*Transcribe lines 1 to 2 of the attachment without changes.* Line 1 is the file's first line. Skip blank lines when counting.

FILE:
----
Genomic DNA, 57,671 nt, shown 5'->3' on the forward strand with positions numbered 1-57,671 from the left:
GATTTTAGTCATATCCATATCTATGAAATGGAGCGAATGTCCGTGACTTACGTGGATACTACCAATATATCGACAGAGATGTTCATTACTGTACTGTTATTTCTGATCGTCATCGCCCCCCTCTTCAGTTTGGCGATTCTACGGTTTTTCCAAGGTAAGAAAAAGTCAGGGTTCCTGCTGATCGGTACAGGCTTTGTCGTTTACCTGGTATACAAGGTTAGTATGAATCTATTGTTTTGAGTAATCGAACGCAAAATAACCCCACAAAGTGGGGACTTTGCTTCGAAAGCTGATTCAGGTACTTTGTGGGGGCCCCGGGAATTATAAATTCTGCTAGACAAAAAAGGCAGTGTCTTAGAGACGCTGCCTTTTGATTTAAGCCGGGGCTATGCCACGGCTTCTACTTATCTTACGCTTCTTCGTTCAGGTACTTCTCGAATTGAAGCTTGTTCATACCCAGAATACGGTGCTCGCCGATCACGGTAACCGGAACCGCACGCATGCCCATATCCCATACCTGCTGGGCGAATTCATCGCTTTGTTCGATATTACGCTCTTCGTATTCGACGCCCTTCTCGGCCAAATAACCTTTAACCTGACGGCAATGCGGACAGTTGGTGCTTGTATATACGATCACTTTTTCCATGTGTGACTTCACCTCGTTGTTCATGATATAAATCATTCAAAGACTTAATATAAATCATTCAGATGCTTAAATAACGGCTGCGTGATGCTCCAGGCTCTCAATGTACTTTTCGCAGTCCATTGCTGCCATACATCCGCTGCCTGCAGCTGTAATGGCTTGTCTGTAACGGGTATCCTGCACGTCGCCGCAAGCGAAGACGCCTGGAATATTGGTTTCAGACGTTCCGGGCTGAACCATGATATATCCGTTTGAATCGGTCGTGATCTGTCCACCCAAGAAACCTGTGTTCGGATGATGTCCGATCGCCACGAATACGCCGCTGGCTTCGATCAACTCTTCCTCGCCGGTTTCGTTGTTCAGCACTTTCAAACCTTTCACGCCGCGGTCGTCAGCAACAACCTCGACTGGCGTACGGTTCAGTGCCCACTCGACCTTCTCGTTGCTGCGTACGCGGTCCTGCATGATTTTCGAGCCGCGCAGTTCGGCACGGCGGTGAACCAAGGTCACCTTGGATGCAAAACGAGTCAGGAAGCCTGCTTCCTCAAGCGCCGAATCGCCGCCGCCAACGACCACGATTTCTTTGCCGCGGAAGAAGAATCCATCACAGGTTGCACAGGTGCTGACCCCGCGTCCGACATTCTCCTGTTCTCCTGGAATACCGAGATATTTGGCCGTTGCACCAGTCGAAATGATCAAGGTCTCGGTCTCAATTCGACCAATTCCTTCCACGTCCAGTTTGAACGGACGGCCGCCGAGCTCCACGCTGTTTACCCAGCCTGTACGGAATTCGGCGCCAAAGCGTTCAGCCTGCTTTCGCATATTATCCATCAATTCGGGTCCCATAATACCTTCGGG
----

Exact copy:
Genomic DNA, 57,671 nt, shown 5'->3' on the forward strand with positions numbered 1-57,671 from the left:
GATTTTAGTCATATCCATATCTATGAAATGGAGCGAATGTCCGTGACTTACGTGGATACTACCAATATATCGACAGAGATGTTCATTACTGTACTGTTATTTCTGATCGTCATCGCCCCCCTCTTCAGTTTGGCGATTCTACGGTTTTTCCAAGGTAAGAAAAAGTCAGGGTTCCTGCTGATCGGTACAGGCTTTGTCGTTTACCTGGTATACAAGGTTAGTATGAATCTATTGTTTTGAGTAATCGAACGCAAAATAACCCCACAAAGTGGGGACTTTGCTTCGAAAGCTGATTCAGGTACTTTGTGGGGGCCCCGGGAATTATAAATTCTGCTAGACAAAAAAGGCAGTGTCTTAGAGACGCTGCCTTTTGATTTAAGCCGGGGCTATGCCACGGCTTCTACTTATCTTACGCTTCTTCGTTCAGGTACTTCTCGAATTGAAGCTTGTTCATACCCAGAATACGGTGCTCGCCGATCACGGTAACCGGAACCGCACGCATGCCCATATCCCATACCTGCTGGGCGAATTCATCGCTTTGTTCGATATTACGCTCTTCGTATTCGACGCCCTTCTCGGCCAAATAACCTTTAACCTGACGGCAATGCGGACAGTTGGTGCTTGTATATACGATCACTTTTTCCATGTGTGACTTCACCTCGTTGTTCATGATATAAATCATTCAAAGACTTAATATAAATCATTCAGATGCTTAAATAACGGCTGCGTGATGCTCCAGGCTCTCAATGTACTTTTCGCAGTCCATTGCTGCCATACATCCGCTGCCTGCAGCTGTAATGGCTTGTCTGTAACGGGTATCCTGCACGTCGCCGCAAGCGAAGACGCCTGGAATATTGGTTTCAGACGTTCCGGGCTGAACCATGATATATCCGTTTGAATCGGTCGTGATCTGTCCACCCAAGAAACCTGTGTTCGGATGATGTCCGATCGCCACGAATACGCCGCTGGCTTCGATCAACTCTTCCTCGCCGGTTTCGTTGTTCAGCACTTTCAAACCTTTCACGCCGCGGTCGTCAGCAACAACCTCGACTGGCGTACGGTTCAGTGCCCACTCGACCTTCTCGTTGCTGCGTACGCGGTCCTGCATGATTTTCGAGCCGCGCAGTTCGGCACGGCGGTGAACCAAGGTCACCTTGGATGCAAAACGAGTCAGGAAGCCTGCTTCCTCAAGCGCCGAATCGCCGCCGCCAACGACCACGATTTCTTTGCCGCGGAAGAAGAATCCATCACAGGTTGCACAGGTGCTGACCCCGCGTCCGACATTCTCCTGTTCTCCTGGAATACCGAGATATTTGGCCGTTGCACCAGTCGAAATGATCAAGGTCTCGGTCTCAATTCGACCAATTCCTTCCACGTCCAGTTTGAACGGACGGCCGCCGAGCTCCACGCTGTTTACCCAGCCTGTACGGAATTCGGCGCCAAAGCGTTCAGCCTGCTTTCGCATATTATCCATCAATTCGGGTCCCATAATACCTTCGGG